About the Cavs first 2 games.
The start of the NBA season began for me (and, let’s be fair, for millions of others) a few days later than it should have. With Hurricane Sandy plunging me into a dark, cold, connection-free existence of reading books by candlelight like some petty 18th century criminal (or, let’s be fair, some 18th century king) the 2012-13 Cleveland Cavaliers campaign kicked off about an hour before their second game, at home against the Chicago Bulls. And, through the magic of a still maddeningly inconsistent NBA Broadband experience, I did some watching and rewatching and here, viewership, I am with you again, as it should be.
I will keep these brief because a.) two games tell you very little about the big picture stuff of a season and b.) everyone’s already written stuff about these games … so, you know, there’s that. So, welcome to the 2012-13 Cleveland Cavaliers season here at RAISING THE CADAVALIER (which will be our third season covering this blessed little filthy child of a basketball team that I love so dearly) and here are a couple things that may not (or, let’s be fair, may) have been said yet.
1.) Anderson Varejao’s single greatest basketball skill is his ability to execute a reverse lay-up off a pick and roll. Yes, Andy has many great basketball skills and, often, I’ve found myself wondering what this team will look like once they trade him (because I’m resigned to that happening by the 2013 draft). His activity and rebounding and defense and … activity are such great teaching points for everyone on this team but especially a couple of offensively limited, but athletically gifted, big men (okay, mainly one of those big men, Tristan Thompson, but we’re willing to make the reach and say Samardo Samuels might be, in a very basic way, if not in a basketball way, considered athletically gifted). But watching Andy work the pick and roll with Irving and Waiters, even against the Bulls, Andy’s reverse lay-up seems like his most indefensibly weapon. That might, in fact, be the team’s most indefensible play. If this team can consistently get Andy buckets like this – and can figure out a way for Thompson to excel in this area, as well – they’ll be able to get easier baskets than they have been able to the last couple of years.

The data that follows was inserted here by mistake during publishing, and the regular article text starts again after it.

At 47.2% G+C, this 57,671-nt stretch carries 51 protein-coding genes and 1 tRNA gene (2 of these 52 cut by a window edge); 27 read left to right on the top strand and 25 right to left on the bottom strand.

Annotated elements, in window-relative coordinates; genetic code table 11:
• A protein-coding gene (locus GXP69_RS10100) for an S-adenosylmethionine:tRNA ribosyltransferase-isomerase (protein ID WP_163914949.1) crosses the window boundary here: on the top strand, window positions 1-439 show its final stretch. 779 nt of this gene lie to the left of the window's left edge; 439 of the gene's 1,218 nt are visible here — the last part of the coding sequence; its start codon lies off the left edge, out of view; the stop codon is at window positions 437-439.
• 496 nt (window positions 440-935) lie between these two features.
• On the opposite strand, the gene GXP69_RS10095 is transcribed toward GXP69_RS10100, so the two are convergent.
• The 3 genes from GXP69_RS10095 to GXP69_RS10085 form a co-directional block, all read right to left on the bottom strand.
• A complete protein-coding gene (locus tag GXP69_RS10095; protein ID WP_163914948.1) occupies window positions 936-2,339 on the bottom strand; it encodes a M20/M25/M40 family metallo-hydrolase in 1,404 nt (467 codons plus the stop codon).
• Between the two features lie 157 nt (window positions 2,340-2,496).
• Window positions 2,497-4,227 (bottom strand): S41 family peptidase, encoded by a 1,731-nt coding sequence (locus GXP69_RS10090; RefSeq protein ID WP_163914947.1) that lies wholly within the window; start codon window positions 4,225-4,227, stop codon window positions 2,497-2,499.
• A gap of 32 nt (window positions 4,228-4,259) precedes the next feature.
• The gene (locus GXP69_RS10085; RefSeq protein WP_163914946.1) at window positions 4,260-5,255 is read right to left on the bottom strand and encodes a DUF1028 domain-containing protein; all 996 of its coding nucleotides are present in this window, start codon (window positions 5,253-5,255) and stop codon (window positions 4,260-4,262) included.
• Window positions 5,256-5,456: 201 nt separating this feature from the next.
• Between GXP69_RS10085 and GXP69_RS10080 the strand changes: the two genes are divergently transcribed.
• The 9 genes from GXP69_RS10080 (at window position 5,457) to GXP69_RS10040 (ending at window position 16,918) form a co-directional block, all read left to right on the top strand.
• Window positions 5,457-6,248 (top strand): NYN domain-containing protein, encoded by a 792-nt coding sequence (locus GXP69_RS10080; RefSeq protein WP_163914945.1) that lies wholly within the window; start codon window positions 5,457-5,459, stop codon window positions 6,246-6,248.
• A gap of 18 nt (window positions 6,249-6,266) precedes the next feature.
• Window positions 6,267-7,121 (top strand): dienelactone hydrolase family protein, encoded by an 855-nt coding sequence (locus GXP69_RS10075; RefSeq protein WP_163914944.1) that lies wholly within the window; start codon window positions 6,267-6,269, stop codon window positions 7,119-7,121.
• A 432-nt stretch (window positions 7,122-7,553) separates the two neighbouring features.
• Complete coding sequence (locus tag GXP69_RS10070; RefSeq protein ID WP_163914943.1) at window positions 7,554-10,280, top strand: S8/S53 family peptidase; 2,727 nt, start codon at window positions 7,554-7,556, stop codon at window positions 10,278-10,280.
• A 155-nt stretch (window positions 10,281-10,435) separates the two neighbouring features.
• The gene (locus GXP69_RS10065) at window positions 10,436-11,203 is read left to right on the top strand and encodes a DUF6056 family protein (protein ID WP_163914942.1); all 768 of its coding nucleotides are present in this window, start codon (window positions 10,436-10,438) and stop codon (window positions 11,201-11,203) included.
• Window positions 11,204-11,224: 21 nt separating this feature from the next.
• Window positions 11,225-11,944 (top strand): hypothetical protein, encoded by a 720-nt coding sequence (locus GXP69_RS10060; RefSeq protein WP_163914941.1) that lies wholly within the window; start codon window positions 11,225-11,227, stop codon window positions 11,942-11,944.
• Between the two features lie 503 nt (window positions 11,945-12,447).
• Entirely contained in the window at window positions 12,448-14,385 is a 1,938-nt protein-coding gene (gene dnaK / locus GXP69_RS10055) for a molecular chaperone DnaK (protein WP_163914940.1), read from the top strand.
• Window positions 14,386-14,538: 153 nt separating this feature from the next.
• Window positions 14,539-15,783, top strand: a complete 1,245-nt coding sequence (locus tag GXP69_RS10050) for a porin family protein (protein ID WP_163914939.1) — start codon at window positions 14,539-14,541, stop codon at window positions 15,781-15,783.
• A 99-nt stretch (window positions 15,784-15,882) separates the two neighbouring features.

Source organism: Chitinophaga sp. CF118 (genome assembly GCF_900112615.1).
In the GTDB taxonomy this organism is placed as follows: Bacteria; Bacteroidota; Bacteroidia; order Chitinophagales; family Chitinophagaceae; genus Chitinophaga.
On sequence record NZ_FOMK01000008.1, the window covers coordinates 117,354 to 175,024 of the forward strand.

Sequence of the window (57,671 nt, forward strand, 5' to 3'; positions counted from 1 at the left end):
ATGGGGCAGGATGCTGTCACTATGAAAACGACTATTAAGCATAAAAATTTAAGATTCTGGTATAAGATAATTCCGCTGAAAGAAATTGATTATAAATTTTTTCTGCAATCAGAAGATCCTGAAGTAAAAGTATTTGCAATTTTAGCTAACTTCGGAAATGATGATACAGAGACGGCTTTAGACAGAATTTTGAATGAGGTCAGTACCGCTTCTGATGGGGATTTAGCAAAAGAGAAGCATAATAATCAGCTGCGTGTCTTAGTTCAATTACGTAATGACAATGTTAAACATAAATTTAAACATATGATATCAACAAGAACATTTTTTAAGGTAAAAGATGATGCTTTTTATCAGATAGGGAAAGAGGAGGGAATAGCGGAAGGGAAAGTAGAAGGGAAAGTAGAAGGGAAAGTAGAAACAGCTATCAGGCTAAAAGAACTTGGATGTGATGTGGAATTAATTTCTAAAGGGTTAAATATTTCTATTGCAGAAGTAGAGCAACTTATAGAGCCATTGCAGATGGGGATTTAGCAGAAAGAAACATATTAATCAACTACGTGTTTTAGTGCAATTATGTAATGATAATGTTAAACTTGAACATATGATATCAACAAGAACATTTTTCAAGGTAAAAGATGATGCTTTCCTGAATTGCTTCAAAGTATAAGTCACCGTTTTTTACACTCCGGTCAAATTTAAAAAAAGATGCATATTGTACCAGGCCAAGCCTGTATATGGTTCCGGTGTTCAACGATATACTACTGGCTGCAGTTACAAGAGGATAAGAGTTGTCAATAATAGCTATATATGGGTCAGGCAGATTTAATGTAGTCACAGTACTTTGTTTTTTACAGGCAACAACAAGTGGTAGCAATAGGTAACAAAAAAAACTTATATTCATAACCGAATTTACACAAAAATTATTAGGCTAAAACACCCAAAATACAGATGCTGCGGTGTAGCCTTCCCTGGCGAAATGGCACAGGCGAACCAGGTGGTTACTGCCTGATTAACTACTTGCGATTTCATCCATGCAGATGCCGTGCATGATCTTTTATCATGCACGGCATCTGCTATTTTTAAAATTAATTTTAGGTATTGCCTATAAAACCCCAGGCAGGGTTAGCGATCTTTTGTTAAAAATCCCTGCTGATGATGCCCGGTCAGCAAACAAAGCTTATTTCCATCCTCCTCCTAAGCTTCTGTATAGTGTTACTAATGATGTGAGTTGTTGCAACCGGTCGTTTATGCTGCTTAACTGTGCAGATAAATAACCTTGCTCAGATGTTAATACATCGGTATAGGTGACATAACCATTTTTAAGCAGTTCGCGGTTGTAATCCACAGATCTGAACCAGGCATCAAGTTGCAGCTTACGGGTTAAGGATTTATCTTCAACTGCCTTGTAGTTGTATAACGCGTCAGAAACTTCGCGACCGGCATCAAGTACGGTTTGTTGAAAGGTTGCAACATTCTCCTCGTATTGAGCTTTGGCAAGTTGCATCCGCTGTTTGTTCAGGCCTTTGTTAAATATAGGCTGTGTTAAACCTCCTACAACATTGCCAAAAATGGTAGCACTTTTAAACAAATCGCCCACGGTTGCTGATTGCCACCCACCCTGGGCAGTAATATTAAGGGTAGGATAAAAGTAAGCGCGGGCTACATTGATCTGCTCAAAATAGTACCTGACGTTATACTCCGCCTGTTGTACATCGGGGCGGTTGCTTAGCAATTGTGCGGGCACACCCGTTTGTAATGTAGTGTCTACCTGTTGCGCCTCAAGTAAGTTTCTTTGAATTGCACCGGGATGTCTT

2.) These are the things I like most about Dion Waiters: a.) I do believe he can get past a great variety of NBA players and I like his instincts – especially passing – once he’s past the initial defender b.) he seems like he’ll be an above average on-ball defender and, maybe, he’ll break the curse of Syracuse players not being able to adjust to the man-to-man pro game c.) it actually looks like someone shoots him in midair every time he takes a shot – like there is a sniper in the rafters whose only job is to shoot Dion Waiters when he takes jump shots – that’s how awkward his shot looks. Luckily, though, some have gone down. I might just start calling him Bulletproof, though and d.) I mentioned this during Summer League – I think Waiters has amazing body control for a slasher. In Summer League, he was trying to finish a drive when a defender slid in front of him and Waiters seemed to pull back to avoid making enough contact to commit an offensive foul. He also converted the shot. In the Wizards game, it was Bulletproof driving through the defense, jumping, finding that he’d jumped just a bit early for a slam and half-rolling/half-willing the ball through the hoop. I’ll admit, I look for reasons to like this guy. But, so far, he’s giving me enough. Very excited to see what/if anything he can do against a less-than-interested defender in Monta Ellis.